Vaccines and Refrigeration: Beware of Thin Ice

October 12, 2015

There is no room in the office refrigerator for Monday's vaccine delivery. Your son's mini-fridge is an ideal temporary fix. True or False?

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1. Where insdie a domestic (household) refrigerator is it safe to store vaccines?

A. On any shelf below the top shelf.

B.  On any shelf or in a storage bin, but not on the door.

C. On any shelf except the bottom shelf.

D. On any shelf or in a storage bin, but not on the top shelf.

For answer, discussion, and next question, please click here.

Answer:  A. On any shelf below the top shelf.

In addition, vaccines should be stored at least 2-3 inches from rear and side walls. All of a sudden, the refrigerator that looked like it had a lot of storage space when you bought it is having a hard time handling the multitude of vaccines you need. Domestic refrigerators are usually cooled with air below the freezing point blowing onto the top shelf. Not a problem for foods resistant to freezing, but a big problem for liquid vaccines whose potency can be destroyed by freezing.

The opposite problem occurs with vaccines stored in the door as the temperature goes above the recommend top temperature of 8°C as the door is opened. Biologic-grade and freezerless refrigerators have evaporator coils designed to not produce freezing conditions, making them much safer. Another advantage of biologic-grade refrigerators is the presence of internal circulation fans that keep the temperature more even throughout the refrigerator. In these fridges, all the shelves can be used and vaccines can be stored right next to walls.

2. Can you store frozen vaccines (MMR, Varivax, ProQuad, and Zostavax) in the freezer compartment of a domestic refrigerator?

A. Per recent CDC guidelines, this is now forbidden for VFC vaccines but OK for privately purchased vaccines.

B. Per recent CDC guidelines, it is forbidden for all stored vaccines.

C. Per recent CDC guidelines, it is allowed but “discouraged” for all vaccines.

D. The CDC actually does not have any recommendation on this issue.

For answer, discussion, and next question, please click here.

 

Answer: C. Per recent CDC guidelines, it is allowed but “discouraged” for all vaccines.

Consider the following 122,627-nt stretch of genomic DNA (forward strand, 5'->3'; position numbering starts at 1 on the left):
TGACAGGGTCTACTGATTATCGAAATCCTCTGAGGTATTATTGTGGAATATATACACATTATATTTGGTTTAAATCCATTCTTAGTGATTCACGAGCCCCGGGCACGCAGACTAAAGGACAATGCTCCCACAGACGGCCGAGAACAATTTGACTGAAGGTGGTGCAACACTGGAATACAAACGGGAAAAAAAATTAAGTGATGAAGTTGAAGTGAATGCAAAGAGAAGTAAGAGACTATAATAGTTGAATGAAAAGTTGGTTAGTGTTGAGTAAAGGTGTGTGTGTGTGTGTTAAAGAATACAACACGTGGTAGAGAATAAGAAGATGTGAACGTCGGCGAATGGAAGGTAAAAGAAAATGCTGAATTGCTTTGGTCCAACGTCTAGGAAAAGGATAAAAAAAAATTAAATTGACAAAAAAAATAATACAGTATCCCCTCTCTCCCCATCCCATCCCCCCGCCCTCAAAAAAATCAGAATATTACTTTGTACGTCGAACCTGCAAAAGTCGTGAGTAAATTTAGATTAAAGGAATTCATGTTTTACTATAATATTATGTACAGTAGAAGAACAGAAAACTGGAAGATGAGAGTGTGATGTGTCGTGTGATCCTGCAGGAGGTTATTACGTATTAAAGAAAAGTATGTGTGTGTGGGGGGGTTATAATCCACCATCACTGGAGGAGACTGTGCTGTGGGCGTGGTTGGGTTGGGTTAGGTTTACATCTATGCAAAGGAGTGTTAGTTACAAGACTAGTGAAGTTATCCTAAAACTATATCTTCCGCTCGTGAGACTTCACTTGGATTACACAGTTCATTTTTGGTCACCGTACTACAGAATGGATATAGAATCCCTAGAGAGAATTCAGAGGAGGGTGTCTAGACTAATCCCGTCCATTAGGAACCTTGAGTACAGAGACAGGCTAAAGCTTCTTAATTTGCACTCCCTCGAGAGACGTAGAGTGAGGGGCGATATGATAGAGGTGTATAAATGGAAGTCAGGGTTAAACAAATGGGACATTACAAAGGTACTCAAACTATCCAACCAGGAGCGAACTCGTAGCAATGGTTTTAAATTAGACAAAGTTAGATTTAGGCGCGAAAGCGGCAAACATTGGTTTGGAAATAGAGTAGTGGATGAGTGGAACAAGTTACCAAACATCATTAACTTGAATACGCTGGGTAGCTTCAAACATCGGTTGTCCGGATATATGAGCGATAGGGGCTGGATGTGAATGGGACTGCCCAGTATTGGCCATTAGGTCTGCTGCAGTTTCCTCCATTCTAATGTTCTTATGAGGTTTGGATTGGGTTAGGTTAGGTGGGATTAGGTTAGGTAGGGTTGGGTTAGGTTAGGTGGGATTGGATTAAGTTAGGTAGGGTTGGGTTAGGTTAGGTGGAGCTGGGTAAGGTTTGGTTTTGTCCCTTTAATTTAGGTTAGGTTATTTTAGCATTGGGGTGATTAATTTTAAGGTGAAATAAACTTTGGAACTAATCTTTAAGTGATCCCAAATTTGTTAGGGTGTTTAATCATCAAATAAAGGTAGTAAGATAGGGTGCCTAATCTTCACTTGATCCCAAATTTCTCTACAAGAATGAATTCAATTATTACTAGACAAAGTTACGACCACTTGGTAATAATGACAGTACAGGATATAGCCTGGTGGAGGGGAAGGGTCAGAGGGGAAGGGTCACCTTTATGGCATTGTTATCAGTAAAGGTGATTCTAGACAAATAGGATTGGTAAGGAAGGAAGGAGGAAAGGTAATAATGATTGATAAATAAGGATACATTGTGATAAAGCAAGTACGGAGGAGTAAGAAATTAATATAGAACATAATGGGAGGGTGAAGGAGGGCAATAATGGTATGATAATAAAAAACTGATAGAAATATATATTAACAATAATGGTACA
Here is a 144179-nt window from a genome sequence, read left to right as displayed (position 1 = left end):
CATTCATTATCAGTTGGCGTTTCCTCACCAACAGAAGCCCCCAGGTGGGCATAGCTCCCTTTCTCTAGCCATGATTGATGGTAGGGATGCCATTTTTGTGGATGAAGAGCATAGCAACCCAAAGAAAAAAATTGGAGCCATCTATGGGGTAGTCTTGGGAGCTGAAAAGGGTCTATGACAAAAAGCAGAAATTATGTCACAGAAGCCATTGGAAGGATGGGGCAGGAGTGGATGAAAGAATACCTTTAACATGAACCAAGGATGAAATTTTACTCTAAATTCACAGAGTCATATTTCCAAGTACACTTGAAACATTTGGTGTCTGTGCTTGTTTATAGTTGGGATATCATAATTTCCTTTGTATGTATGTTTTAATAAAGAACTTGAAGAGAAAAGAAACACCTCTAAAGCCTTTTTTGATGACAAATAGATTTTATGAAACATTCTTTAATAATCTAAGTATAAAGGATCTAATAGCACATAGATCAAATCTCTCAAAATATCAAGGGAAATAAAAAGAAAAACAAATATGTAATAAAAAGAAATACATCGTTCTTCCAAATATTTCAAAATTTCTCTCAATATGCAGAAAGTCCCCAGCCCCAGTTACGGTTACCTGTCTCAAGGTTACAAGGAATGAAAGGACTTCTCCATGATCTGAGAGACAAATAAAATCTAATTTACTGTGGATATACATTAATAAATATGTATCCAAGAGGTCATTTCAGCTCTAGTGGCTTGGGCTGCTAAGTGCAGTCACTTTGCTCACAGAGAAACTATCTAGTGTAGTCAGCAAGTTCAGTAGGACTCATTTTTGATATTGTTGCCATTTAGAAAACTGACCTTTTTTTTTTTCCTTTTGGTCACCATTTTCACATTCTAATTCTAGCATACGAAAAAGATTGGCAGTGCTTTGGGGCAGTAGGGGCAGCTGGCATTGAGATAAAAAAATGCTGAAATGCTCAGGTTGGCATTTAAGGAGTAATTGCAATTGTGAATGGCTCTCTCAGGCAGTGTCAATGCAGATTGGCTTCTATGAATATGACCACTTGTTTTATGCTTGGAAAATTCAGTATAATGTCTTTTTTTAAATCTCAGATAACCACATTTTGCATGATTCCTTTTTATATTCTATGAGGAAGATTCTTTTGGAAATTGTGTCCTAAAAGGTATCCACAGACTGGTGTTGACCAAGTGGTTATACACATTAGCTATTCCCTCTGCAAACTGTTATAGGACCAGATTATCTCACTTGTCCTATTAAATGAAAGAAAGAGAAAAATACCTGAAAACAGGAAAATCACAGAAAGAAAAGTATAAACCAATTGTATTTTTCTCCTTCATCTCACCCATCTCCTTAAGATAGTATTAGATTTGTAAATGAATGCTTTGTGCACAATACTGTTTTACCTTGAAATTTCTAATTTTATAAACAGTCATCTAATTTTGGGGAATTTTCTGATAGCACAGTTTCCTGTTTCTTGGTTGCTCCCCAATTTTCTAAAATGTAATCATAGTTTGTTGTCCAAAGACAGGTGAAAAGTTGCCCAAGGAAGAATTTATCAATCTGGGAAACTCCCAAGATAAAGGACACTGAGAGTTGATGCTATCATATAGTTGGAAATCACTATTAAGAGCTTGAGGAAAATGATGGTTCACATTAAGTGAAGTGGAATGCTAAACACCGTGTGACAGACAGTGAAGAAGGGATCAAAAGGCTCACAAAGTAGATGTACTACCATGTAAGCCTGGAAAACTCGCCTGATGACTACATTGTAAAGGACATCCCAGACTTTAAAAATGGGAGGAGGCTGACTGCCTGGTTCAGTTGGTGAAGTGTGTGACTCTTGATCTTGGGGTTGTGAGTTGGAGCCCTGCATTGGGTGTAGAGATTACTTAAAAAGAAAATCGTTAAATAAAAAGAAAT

Freezer compartments in domestic units that combine a refrigerator/freezer have demonstrated that they are not capable of maintaining correct temperatures for frozen vaccines.  “If existing equipment is a household combination refrigerator/freezer CDC recommends using only the refrigerator compartment for refrigerated vaccines.” The freezer should be left on, however, to maintain proper temperature in the refrigerator.


[[{"type":"media","view_mode":"media_crop","fid":"42324","attributes":{"alt":"","class":"media-image media-image-right","id":"media_crop_2684199270017","media_crop_h":"0","media_crop_image_style":"-1","media_crop_instance":"4561","media_crop_rotate":"0","media_crop_scale_h":"0","media_crop_scale_w":"0","media_crop_w":"0","media_crop_x":"0","media_crop_y":"0","style":"height: 165px; width: 265px; float: right;","title":"©AfricaStudio/Shutterstock.com","typeof":"foaf:Image"}}]]During flu season, a lot of offices receive hundreds, even thousands of vaccine doses in September. Some offices will use a small “dormitory-style” (or bar-style) style refrigerator to store the “overflow.”

3. Does the CDC’s VFC program (supplies free vaccine for Medicaid, uninsured, and some other groups) have any regulations concerning use of these units?  

A. No, CDC does not have regulations.

B. Yes; CDC says dormitory-style units may not be used to store vaccines under any circumstances.

C. Yes; CDC says dormitory-style units can be used to store overflow inventory as long as the door is not opened more than twice a day.

D. No, CDC does not have regulations, but use of dormitory-style refrigerators is discouraged in written guidelines.

For answer and discussion, please click here.

 

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Strictly speaking, each state has its own VFC regulations. But all 50 states forbid the use of dormitory- or bar-style refrigerators (defined as “a combination refrigerator/freezer unit that is outfitted with one exterior door and an evaporator plate (cooling coil), which is usually located inside an icemaker compartment (freezer) within the refrigerator.” They are more sensitive to room temperature changes and are prone to causing accidental freezing in the refrigerator compartment. They should not even be used for temporary storage.

If you are in the market for a vaccine refrigerator, I would urge you to look at the biologic-grade models. I would not be surprised to see them required for VFC vaccines within the next decade. The downside...the cost. Expect to pay about $1,800 to $8,000 for a model with an electronic thermostat.

On the bright side, you won't have to spend a lot on a stand-alone freezer (the biologic-grade refrigerators lack a freezer.) For $500-$600 you can buy two 1.5-cubic ft models, using the back-up when you need to defrost the first. Most offices will not need more freezer space.

What's in your wallet?  You'd better have some cold cash.

References:

 

http://www.cdc.gov/VACCINES/RECS/storage/default.htm

http://www.cdc.gov/vaccines/recs/storage/toolkit/storage-handling-toolkit.pdf